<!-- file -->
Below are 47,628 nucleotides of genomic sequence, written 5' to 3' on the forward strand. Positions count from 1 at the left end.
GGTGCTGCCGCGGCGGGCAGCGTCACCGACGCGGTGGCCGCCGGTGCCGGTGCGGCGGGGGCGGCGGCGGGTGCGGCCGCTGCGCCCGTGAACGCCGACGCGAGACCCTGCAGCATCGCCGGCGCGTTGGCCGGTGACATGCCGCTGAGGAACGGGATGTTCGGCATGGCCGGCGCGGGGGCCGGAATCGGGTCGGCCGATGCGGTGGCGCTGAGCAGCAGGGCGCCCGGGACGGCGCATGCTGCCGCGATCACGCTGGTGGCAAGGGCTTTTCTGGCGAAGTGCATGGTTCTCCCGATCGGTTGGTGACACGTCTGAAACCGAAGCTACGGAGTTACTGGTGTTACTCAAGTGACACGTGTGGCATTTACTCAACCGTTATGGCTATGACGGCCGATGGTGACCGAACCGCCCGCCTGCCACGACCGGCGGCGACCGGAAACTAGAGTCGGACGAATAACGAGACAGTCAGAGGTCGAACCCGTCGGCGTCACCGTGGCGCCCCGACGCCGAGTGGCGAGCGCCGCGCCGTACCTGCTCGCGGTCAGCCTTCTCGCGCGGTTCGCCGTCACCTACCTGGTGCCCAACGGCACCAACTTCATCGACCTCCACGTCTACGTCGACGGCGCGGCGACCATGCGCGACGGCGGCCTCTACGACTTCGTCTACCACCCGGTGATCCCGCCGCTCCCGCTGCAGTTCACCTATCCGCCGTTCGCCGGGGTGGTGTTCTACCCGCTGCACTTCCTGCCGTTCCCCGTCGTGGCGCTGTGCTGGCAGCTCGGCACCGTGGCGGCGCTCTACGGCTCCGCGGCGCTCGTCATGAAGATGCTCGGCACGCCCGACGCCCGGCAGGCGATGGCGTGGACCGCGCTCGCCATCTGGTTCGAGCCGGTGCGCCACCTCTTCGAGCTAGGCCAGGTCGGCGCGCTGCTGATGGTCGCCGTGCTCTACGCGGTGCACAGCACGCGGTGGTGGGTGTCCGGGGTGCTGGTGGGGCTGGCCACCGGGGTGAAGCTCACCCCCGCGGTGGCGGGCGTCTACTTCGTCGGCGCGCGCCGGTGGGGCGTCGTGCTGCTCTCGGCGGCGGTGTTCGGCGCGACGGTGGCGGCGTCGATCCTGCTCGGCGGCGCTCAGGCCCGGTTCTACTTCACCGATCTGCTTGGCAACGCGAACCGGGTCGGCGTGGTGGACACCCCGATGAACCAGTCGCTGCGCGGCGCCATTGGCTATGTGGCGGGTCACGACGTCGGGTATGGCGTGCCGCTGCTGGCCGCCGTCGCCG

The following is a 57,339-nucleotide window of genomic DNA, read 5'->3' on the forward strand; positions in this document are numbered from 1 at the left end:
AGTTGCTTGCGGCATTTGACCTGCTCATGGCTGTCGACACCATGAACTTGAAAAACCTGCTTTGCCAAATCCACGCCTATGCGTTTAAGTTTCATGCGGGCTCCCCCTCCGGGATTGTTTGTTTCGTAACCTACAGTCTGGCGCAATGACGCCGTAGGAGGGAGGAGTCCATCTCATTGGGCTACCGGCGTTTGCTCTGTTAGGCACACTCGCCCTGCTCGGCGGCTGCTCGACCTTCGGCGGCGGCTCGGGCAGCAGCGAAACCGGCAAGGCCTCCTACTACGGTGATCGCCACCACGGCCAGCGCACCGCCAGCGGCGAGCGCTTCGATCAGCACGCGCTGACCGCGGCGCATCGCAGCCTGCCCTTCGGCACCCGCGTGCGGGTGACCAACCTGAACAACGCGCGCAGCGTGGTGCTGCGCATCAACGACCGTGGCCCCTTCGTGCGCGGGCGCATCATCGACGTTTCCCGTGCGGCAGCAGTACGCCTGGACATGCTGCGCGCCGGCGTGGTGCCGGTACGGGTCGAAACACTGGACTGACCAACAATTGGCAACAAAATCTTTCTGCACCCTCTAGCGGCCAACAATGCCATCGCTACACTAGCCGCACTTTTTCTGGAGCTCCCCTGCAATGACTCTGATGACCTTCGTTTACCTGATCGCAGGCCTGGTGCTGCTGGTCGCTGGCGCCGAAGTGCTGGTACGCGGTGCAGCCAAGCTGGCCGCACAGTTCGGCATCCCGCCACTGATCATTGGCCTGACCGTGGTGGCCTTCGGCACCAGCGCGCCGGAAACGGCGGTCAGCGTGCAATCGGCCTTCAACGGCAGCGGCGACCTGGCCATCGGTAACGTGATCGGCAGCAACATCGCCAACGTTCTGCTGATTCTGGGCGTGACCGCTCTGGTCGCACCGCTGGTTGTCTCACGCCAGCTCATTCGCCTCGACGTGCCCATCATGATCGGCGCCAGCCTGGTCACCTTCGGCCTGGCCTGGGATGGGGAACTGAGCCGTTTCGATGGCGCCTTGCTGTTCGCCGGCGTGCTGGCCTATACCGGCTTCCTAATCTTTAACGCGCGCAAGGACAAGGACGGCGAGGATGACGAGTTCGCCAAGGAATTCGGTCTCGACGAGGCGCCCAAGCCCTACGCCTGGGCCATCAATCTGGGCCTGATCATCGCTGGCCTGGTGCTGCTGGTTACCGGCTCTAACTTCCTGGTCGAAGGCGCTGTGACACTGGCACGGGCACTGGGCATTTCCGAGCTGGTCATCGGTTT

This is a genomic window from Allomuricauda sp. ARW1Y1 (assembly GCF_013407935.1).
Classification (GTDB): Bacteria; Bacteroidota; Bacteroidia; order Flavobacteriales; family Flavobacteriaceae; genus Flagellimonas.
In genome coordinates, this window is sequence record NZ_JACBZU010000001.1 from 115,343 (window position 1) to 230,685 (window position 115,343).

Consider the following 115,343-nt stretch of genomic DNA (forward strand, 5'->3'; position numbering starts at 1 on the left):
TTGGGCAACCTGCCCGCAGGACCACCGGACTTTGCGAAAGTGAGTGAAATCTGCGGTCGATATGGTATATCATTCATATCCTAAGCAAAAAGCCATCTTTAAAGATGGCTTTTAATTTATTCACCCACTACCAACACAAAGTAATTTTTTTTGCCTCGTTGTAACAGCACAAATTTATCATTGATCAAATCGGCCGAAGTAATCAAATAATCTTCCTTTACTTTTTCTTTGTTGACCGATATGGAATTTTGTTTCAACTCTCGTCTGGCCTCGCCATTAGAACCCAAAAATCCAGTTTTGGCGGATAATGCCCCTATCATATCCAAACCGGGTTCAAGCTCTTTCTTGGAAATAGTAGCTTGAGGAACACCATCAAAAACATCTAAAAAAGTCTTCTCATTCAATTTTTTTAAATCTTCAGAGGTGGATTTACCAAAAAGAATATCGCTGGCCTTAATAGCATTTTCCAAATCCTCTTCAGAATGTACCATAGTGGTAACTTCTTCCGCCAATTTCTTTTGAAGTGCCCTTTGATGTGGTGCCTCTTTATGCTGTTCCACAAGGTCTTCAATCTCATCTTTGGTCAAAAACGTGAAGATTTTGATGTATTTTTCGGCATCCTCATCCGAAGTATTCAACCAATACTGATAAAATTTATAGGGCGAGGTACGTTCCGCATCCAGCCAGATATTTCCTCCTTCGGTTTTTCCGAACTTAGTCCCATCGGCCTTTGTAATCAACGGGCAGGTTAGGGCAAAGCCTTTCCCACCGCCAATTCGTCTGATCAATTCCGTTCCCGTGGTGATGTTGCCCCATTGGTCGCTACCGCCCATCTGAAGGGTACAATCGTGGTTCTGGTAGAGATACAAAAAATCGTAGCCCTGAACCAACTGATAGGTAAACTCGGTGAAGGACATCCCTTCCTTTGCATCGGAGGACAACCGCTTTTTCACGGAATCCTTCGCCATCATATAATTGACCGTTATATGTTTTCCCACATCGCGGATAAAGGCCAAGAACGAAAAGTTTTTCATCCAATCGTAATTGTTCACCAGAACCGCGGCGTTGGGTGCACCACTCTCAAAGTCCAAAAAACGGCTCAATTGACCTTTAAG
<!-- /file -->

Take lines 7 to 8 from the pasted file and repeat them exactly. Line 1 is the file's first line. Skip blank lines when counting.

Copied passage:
In genome coordinates, this window is sequence record NZ_JACBZU010000001.1 from 115,343 (window position 1) to 230,685 (window position 115,343).

Consider the following 115,343-nt stretch of genomic DNA (forward strand, 5'->3'; position numbering starts at 1 on the left):